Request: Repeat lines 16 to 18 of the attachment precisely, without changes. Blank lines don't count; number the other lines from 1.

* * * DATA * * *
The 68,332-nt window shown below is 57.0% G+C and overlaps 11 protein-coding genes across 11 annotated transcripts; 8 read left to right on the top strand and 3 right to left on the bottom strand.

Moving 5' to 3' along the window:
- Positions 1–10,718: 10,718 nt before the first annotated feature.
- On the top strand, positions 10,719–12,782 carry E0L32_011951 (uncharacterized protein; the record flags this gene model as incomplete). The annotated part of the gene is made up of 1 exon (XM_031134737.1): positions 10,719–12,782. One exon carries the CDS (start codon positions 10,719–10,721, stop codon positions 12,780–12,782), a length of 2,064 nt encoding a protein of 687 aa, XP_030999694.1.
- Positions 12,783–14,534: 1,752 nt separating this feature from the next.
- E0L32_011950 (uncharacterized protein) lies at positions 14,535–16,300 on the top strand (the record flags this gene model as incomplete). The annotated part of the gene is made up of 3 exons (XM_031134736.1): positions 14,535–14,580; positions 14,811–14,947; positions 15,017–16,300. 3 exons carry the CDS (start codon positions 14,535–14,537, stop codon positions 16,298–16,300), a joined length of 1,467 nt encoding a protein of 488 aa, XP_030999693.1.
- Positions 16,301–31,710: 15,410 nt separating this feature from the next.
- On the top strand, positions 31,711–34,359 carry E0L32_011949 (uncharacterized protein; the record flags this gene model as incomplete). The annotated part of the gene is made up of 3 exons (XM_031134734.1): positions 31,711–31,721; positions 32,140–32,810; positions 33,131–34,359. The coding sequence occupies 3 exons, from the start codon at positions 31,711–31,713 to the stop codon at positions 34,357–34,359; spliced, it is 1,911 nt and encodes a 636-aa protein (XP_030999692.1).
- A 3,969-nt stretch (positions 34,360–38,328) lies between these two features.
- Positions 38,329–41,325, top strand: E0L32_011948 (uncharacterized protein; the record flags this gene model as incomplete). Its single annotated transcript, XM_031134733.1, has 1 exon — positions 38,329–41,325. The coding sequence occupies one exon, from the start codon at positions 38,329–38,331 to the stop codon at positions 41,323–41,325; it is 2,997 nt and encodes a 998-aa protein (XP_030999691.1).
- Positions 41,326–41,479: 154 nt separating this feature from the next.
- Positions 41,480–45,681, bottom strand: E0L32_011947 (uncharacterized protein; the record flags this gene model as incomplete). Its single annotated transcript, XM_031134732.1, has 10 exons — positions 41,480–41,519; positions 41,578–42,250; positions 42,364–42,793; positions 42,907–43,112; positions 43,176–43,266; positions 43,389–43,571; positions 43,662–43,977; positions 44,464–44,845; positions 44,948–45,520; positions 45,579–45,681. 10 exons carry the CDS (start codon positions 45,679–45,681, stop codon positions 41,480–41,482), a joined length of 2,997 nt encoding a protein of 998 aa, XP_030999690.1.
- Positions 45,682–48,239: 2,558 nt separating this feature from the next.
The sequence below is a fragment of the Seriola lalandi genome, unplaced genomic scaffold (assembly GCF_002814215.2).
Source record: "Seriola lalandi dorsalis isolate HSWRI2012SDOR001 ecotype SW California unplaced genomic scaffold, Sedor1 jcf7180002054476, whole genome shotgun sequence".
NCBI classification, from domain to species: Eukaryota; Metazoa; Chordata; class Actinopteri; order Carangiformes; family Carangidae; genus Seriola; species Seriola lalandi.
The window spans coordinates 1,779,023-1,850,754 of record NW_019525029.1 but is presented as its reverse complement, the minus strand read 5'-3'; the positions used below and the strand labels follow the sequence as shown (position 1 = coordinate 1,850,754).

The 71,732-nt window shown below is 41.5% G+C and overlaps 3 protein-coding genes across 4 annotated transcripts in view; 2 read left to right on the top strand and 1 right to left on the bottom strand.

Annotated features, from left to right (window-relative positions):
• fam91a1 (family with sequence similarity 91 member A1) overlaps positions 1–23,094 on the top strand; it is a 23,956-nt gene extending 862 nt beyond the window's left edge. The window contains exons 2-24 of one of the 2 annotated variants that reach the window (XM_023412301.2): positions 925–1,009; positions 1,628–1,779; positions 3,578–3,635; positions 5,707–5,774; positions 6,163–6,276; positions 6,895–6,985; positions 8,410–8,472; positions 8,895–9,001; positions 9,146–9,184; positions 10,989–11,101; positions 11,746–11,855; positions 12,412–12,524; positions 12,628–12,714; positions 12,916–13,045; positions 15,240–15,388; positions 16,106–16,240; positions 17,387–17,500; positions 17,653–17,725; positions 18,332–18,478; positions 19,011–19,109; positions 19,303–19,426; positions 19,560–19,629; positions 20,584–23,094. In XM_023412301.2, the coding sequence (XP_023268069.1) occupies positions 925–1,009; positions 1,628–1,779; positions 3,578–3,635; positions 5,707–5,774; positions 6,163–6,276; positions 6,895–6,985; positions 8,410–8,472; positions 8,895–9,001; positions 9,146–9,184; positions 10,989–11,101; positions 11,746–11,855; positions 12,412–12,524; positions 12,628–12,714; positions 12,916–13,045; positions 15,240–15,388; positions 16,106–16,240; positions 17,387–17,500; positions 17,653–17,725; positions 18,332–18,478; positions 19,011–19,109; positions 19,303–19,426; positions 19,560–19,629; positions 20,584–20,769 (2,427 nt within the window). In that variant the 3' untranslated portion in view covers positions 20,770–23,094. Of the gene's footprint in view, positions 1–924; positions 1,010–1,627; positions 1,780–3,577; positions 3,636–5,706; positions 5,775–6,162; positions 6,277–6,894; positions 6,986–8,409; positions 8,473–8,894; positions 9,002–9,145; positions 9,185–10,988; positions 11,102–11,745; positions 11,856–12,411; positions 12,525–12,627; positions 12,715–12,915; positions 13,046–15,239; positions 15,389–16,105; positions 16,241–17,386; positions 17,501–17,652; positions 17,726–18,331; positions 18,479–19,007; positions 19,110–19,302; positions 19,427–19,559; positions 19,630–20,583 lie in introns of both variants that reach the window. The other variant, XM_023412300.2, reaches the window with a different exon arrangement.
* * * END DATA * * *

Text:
NCBI classification, from domain to species: Eukaryota; Metazoa; Chordata; class Actinopteri; order Carangiformes; family Carangidae; genus Seriola; species Seriola lalandi.
The window spans coordinates 1,779,023-1,850,754 of record NW_019525029.1 but is presented as its reverse complement, the minus strand read 5'-3'; the positions used below and the strand labels follow the sequence as shown (position 1 = coordinate 1,850,754).

The 71,732-nt window shown below is 41.5% G+C and overlaps 3 protein-coding genes across 4 annotated transcripts in view; 2 read left to right on the top strand and 1 right to left on the bottom strand.